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National Marine Mammal Laboratory (NMML)

Cetacean Assessment and Ecology Program

Cook Inlet Beluga Survey

map of beluga sightings
Figure 2.  Beluga sightings recorded during six surveys of upper Cook Inlet, Alaska, 31 May to 9 June 2005.

Biologists from NMML, the NMFS Alaska Regional Office, and U.S. Army Fort Richardson (Anchorage) surveyed Cook Inlet, Alaska, for beluga whales (Delphinapterus leucas) 31 May to 9 June 2005, conducting 54.5 flight hours. Aerial survey procedures were kept consistent with protocol used since 1993, when these annual surveys began. An Aero Commander (a twin-engine, high-wing aircraft with bubble windows) was flown at an altitude of 244 m (800 ft) to survey coastal areas 1.4 km offshore around the entire inlet, including islands. Also, 1,363 km of offshore transects were flown. In total the survey covered approximately 28% of the surface area of Cook Inlet but 100% of the shoreline.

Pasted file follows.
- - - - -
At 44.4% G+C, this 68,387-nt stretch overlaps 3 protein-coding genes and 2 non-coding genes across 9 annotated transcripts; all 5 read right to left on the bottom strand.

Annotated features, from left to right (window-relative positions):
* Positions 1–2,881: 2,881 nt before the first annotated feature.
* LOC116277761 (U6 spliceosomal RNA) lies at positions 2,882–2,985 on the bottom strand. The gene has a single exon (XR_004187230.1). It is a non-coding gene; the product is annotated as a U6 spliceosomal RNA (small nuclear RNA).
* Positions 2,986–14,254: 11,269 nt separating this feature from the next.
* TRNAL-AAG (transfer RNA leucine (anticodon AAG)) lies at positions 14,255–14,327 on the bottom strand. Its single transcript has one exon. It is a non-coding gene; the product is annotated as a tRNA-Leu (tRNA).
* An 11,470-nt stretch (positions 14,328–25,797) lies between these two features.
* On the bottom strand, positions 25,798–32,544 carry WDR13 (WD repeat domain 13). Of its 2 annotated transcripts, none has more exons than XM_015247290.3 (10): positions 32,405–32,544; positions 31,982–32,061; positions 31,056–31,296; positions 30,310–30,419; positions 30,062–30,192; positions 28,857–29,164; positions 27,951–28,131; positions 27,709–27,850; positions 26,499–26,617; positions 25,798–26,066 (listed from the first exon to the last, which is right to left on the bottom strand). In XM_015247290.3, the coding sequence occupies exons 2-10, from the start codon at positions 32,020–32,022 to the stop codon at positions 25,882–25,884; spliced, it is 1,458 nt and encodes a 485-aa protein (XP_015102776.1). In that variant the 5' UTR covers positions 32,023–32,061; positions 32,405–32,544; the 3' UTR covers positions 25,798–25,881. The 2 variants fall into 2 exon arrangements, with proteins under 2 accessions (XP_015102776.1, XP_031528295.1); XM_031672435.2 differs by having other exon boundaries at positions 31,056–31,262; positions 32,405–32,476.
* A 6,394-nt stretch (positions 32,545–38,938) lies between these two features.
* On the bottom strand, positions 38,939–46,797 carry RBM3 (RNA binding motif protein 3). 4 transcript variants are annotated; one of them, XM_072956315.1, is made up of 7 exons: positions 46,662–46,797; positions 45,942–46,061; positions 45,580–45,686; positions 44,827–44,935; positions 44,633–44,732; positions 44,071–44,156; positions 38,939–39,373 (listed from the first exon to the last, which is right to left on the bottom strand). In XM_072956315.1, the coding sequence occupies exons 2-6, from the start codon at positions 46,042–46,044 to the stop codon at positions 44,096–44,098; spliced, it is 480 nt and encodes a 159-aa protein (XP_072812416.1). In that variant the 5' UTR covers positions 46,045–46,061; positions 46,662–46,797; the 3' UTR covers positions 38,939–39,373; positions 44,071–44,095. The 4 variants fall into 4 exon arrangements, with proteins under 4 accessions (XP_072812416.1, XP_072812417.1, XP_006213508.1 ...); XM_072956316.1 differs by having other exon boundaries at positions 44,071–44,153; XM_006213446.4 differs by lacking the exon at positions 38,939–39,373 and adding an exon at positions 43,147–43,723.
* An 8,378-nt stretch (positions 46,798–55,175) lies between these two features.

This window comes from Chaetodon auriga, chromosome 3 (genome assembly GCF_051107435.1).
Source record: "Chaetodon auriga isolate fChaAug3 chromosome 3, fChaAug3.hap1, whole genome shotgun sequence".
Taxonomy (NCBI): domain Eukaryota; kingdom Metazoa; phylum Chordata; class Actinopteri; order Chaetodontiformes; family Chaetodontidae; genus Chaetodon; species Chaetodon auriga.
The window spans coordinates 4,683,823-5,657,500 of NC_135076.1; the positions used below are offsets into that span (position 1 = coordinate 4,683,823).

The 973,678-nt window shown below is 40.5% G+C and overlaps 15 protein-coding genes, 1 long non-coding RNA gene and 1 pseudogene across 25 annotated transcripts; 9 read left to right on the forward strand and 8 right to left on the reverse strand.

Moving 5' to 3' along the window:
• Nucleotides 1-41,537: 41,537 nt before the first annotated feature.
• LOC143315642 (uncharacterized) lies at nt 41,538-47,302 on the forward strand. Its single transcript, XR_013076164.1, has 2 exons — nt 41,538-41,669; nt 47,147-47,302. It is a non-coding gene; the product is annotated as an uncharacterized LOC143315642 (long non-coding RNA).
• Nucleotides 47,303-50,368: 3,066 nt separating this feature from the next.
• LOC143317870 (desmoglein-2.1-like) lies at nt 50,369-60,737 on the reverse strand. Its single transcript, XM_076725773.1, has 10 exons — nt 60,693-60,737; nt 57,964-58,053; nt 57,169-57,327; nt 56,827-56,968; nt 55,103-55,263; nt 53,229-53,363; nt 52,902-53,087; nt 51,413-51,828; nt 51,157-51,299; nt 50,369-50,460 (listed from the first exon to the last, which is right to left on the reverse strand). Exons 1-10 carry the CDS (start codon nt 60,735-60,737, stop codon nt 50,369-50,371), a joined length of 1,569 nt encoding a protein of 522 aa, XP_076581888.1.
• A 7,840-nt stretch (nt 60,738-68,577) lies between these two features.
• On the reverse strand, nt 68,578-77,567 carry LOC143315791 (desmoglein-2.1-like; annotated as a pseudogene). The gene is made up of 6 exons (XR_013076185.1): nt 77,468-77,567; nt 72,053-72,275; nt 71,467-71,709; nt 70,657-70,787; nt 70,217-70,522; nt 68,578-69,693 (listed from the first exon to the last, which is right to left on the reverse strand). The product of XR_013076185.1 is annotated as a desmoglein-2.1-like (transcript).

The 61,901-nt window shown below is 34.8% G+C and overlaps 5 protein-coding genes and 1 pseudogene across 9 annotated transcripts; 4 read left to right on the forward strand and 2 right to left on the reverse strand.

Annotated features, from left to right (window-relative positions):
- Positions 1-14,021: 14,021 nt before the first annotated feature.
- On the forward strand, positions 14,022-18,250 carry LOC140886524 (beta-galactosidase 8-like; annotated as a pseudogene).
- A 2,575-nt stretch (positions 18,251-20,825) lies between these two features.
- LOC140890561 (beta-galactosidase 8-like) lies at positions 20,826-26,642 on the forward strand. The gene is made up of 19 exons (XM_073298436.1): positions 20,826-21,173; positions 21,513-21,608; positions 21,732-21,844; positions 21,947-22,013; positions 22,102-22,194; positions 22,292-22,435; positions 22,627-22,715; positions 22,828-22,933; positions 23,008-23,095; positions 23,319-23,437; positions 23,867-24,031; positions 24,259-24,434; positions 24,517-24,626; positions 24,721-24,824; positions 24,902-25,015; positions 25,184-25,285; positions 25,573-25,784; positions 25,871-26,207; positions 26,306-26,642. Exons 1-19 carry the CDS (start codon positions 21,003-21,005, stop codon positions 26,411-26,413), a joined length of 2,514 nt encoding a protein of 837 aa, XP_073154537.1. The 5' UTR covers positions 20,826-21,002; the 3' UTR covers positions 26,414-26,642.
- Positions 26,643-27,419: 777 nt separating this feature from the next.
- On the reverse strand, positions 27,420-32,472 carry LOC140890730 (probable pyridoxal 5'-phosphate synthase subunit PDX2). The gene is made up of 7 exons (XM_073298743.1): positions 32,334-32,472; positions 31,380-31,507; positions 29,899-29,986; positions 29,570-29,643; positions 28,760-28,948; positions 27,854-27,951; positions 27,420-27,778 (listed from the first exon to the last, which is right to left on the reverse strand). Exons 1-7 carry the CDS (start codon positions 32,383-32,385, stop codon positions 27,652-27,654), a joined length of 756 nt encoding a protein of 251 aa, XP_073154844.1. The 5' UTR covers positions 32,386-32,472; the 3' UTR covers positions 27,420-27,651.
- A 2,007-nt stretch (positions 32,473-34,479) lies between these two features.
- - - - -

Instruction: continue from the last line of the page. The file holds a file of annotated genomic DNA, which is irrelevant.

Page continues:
Paired, independent observers searched on the coastal (left) side of the plane, where virtually all beluga sightings occur, while a single observer was on the right. After finding beluga groups, a series of aerial passes was made so that each observer could make a minimum of four independent counts. This meant there were usually 16 counts of each group of whales each day. In addition, paired cameras captured images that will later be examined for precise counts that can be corrected for search time and applied to abundance estimates.

Beluga whales were found this year in the same areas they have been seen most years since 1993 (Fig. 2, above): the delta of the Big Susitna River, near the Little Su River, in Knik Arm, Turnagain Arm, and Chickaloon Bay. Besides the usual locations, some groups were seen along the shore of Fire Island. Similar to the distribution recorded over the past decade, all beluga groups seen in 2005 were in the northernmost parts of Cook Inlet, with no belugas seen south of Beluga River and Point Possession. The standard counting index, which is the summary of medians of counts of each whale group on each of the six survey days, was 192—comparable to annual index numbers since 1998 (ranging from 174 to 217).

By Dave Rugh and Kim Goetz


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